• Develop a good knowledge of many Excel functions, as required for general purpose applications in modelling and data analysis.
  • Understand the need for functions, the nature of function inputs and outputs, and the similarities and differences with arithmetic operations.
  • Gain an intermediate level knowledge of Excel.
  • Achieve the proficiency required to take the courses in the Level II (Advanced) Program.
  • Earn the Certificate in Financial Modelling and Data Analysis Level I (Intermediate)


  • Overview. This course covers the applications of a wide range of Excel functions that are commonly required in general applications of modelling and data analysis. The course first explains why functions are necessary, and then covers Information functions, Logical functions, functions for summation, aggregation, and ordering. It covers the use of conditional functions and conditional aggregations, as well as array functions, dynamic array functions and Lookup functions. The course provides many examples of the use of the functions to practical applications in both modelling and data analysis. The course also describes important modelling structures and calculations that require functions to be used, including flags, waterfalls, allocation methods, and triangles, as well as scenario analysis, variance analysis and introduces topics related to advanced sensitivity analysis. 
  • Practical work and exercises. Students are required to conduct numerous hands-on modelling exercises and can also follow along by replicating other examples that are shown in the text.
  • Assessment tests. There are several tests which cover both the key concepts and require one to do practical exercises in Excel.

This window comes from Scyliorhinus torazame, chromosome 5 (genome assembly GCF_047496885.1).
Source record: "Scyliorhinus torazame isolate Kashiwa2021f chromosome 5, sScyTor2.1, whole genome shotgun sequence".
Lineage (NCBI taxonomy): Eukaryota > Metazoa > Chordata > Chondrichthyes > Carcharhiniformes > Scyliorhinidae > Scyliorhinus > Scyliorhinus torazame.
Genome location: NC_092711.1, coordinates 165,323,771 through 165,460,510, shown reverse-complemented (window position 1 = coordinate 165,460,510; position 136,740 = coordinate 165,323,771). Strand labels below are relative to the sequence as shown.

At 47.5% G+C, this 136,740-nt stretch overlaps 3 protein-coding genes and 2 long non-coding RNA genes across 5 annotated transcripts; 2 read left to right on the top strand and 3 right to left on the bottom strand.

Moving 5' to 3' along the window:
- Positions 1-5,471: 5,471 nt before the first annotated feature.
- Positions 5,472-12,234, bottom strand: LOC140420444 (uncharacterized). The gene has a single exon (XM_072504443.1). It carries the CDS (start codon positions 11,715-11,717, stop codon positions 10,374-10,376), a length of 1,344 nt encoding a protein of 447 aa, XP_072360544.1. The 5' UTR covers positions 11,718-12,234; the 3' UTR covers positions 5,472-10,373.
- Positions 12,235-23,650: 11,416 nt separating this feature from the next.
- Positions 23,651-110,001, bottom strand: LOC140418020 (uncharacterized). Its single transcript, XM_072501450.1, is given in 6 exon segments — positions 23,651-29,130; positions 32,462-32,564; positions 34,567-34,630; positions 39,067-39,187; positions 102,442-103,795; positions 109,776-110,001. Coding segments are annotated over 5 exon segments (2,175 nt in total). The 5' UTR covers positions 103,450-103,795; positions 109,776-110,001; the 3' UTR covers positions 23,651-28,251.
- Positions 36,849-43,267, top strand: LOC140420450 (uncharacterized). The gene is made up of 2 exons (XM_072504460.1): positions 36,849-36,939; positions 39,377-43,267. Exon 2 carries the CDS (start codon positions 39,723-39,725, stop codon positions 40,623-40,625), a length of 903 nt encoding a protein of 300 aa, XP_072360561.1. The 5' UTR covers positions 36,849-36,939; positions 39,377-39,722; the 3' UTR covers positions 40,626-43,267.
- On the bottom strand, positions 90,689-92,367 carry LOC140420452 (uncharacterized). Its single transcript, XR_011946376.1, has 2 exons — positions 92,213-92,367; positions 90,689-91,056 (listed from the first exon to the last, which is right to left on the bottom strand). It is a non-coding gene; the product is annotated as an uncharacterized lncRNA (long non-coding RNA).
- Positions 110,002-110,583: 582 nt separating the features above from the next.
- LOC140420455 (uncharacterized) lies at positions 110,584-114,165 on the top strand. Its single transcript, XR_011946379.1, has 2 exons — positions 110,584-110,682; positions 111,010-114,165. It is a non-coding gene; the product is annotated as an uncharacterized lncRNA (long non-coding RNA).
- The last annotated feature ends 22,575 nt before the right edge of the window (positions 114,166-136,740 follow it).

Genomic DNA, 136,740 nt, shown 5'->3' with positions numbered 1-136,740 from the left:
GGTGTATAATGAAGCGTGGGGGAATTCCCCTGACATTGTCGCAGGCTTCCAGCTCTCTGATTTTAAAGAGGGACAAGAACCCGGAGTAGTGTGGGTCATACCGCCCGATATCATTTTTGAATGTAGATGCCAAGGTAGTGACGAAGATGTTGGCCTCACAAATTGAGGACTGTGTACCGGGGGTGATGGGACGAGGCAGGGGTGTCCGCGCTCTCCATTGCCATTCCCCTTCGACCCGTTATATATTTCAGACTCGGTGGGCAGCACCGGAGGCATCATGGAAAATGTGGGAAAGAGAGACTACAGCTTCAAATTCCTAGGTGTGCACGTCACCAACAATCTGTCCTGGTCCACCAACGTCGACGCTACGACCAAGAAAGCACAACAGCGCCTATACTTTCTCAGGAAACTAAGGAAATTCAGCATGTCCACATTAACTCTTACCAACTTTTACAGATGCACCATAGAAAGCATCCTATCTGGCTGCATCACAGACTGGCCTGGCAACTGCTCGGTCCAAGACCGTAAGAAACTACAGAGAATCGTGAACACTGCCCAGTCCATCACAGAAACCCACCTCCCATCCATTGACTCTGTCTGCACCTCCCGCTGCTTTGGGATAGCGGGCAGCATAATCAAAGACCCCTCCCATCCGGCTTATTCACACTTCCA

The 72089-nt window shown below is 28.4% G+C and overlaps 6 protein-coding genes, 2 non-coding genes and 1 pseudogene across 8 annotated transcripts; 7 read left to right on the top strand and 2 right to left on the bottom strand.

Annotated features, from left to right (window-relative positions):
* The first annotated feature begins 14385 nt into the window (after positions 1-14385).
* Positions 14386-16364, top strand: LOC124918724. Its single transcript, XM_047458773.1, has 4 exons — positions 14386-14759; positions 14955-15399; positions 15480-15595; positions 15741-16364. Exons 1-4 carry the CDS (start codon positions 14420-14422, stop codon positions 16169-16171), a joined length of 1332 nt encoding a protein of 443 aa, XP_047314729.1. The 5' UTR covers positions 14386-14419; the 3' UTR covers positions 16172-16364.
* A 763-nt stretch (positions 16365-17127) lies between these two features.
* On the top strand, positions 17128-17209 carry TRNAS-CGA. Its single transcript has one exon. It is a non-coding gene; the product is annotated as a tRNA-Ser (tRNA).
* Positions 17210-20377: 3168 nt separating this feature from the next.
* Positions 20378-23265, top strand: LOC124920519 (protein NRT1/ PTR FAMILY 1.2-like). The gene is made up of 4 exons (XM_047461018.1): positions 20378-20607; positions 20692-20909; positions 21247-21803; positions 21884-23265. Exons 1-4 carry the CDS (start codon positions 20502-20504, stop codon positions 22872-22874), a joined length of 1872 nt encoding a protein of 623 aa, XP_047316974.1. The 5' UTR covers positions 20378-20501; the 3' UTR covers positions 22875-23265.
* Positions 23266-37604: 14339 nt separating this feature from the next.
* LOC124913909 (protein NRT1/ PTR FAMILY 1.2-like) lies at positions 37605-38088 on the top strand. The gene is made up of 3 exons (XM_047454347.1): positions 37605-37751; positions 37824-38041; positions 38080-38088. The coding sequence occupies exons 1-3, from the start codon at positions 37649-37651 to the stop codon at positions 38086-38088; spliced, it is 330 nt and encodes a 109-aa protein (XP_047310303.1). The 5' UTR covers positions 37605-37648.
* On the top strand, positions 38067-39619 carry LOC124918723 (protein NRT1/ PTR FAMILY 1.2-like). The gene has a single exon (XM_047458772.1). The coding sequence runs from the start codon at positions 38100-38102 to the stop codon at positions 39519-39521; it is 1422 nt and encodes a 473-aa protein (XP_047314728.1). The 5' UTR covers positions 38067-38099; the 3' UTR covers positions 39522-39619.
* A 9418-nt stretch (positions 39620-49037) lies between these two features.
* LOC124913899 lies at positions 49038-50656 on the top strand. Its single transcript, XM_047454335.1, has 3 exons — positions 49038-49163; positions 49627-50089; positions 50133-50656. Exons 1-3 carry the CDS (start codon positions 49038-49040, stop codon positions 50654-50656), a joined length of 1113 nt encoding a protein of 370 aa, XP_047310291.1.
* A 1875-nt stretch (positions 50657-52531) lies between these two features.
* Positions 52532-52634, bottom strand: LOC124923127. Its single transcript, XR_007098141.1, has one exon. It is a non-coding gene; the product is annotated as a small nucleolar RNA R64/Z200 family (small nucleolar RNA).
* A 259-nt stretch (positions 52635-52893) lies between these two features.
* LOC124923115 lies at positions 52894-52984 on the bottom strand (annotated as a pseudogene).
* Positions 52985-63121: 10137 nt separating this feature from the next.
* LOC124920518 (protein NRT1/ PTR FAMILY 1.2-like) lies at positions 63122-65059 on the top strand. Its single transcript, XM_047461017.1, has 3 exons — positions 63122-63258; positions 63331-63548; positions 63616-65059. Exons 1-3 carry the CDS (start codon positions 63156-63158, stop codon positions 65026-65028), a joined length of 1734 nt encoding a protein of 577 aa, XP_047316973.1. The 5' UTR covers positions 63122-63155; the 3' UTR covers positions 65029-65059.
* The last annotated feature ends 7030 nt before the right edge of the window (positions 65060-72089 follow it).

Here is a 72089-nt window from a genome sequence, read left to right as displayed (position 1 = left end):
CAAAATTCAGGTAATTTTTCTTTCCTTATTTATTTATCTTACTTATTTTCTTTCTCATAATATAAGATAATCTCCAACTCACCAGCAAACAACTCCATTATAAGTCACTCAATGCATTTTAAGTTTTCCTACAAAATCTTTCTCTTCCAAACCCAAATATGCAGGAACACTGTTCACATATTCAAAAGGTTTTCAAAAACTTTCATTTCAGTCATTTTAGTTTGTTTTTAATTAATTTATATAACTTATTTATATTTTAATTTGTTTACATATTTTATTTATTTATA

(Note that many functions that relate to more specific applications of modelling and data analysis are covered in later courses, especially in the Level II courses “II.1 Economics and Financial Evaluation” and “III.1 Data Analysis, Manipulation and Statistics”).


  • Function basics. Limitations of arithmetic operations and the need for functions. Entering functions into a cell.
  • Information functions. Determining the nature of cell content. Distinguishing numbers, text, logical items, blanks and errors.
  • Summation, aggregation and ordering. Commonalities and differences between functions and arithmetic. Sums, counts, products, powers, maxima, and ordered values.
  • Logical functionsFunctions to implement logic, conditionality, and comparisons. Exclusive and chained conditionality. Distinguishing logical items from text. Use of logical items as inputs to functions and formulas.
  • Conditional aggregations. Conditional summation and related items. Selected statistical and mathematical functions.
  • Array functions and dynamic arrays. Dynamic output ranges. Bespoke statistical calculations.
  • Lookup and reference functions. Applications to time-based modelling, basic data analysis and scenario analysis.
  • Function-based common modelling calculations and structures. Flag variables, waterfalls, linear and non-linear allocations, and triangles.
  • Introduction to advanced sensitivity analysis using functions. Scenario analysis, variance analysis.

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